Scientists find dying star siphoned off by its unseen companion

Source: Xinhua| 2018-10-12 02:39:55|Editor: yan
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WASHINGTON, Oct. 11 (Xinhua) -- A study published Thursday in the journal Science described the death of a massive star that exploded in a surprisingly faint and rapidly fading supernova, suggesting that the star might have an unseen companion.

The companion siphoned away the star's mass to leave behind a stripped star that exploded in a quick supernova, resulting in a dead neutron star orbiting around its dense and compact companion, according to the study.

This is the first time that scientists have witnessed the birth of a compact neutron star binary system.

Because this new neutron star and its companion are so close together, they will eventually merge in a collision similar to the 2017 event that produced both gravitational waves and electromagnetic waves, according to the study.

When a massive star, at least eight times the mass of the sun, runs out of fuel, its core collapses inwards and then rebounds outward in a powerful explosion.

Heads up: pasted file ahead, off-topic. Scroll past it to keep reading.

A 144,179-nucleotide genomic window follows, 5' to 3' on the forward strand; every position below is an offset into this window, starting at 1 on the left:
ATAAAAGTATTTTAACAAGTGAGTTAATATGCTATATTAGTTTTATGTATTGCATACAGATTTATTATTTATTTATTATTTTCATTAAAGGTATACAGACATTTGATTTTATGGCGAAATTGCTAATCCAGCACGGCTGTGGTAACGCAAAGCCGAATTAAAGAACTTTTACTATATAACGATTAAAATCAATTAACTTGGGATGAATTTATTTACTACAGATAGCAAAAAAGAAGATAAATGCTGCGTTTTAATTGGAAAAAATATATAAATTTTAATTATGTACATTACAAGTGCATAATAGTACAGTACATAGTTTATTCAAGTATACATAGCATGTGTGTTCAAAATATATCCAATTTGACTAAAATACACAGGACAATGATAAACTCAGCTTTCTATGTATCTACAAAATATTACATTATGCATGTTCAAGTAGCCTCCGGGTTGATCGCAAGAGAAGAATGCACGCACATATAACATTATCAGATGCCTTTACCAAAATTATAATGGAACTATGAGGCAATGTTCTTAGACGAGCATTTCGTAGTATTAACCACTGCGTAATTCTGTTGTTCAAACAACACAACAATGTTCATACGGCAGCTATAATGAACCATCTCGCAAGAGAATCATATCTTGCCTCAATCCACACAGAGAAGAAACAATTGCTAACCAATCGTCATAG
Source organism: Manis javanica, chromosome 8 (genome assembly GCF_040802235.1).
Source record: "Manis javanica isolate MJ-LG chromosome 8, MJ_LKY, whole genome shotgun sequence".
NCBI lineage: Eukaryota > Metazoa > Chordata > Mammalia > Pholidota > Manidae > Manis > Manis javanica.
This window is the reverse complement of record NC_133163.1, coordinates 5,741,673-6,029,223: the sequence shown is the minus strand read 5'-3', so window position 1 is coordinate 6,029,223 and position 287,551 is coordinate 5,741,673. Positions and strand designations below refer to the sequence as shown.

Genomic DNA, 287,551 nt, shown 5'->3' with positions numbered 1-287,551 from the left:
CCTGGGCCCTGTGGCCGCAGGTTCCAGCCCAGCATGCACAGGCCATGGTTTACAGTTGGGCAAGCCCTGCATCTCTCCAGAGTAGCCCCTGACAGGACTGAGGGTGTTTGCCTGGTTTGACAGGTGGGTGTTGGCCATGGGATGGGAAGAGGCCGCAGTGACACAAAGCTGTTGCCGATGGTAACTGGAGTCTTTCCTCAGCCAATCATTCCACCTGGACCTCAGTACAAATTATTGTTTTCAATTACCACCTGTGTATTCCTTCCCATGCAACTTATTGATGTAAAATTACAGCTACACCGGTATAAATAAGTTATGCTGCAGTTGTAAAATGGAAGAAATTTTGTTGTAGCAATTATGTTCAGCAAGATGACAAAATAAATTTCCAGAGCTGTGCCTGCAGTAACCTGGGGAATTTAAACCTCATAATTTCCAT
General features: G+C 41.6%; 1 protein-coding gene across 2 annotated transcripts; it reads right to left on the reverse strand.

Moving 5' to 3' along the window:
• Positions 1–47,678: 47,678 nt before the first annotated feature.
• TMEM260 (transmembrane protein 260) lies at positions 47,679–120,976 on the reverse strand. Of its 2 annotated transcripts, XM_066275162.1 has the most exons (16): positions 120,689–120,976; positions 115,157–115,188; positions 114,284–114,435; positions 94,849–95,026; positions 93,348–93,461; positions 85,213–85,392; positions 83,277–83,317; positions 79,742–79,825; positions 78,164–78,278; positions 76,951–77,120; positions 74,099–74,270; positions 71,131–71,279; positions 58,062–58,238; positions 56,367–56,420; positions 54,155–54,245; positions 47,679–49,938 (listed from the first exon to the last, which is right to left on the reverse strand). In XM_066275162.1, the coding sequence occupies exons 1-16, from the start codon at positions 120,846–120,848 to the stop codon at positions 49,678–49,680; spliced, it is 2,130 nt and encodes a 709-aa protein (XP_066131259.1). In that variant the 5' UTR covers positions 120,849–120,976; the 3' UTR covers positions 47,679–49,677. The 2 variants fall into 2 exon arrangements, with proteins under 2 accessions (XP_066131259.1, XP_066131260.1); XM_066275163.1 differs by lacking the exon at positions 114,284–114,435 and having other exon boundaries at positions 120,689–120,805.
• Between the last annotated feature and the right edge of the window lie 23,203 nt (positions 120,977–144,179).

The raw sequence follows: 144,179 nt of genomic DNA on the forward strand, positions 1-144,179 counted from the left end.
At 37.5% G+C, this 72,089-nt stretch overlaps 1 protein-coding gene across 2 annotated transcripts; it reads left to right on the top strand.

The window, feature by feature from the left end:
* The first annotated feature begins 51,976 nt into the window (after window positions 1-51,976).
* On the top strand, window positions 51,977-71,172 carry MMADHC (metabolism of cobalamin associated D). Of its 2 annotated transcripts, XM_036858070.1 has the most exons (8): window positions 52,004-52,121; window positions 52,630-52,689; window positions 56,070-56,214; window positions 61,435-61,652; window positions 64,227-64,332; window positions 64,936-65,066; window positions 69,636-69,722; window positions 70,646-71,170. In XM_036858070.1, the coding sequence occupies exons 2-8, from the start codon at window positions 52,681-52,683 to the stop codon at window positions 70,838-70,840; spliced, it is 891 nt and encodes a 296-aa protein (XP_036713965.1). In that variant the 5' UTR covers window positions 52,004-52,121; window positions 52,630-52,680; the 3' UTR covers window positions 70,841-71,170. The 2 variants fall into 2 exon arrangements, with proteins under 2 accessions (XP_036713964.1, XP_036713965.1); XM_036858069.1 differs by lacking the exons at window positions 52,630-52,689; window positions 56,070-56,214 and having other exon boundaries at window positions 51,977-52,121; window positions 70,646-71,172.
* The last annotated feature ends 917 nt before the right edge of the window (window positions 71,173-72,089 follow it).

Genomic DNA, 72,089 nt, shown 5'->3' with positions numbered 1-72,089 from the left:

After the explosion, all of the star's outer layers would have been blasted away, leaving behind a dense neutron star. A teaspoon of a neutron star would weigh as much as a mountain.

During a supernova, the dying star blasts away all of the material in its outer layers, usually a few times the mass of the sun. However, the event Mansi Kasliwal and her colleagues with California Institute of Technology observed ejected matter only one fifth of the mass of the sun.

"We call this an ultra-stripped envelope supernova and it has long been predicted that they exist. This is the first time we have convincingly seen core collapse of a massive star that is so devoid of matter," said Kasliwal.

The researchers inferred that the mass must have been stolen by some kind of dense, compact companion, either a white dwarf, neutron star, or black hole, which is close enough to gravitationally siphon away its mass before it exploded.

The event was first seen at Palomar Observatory in California in a nightly survey of the sky to look for transient, or short-lived, cosmic events like supernovae.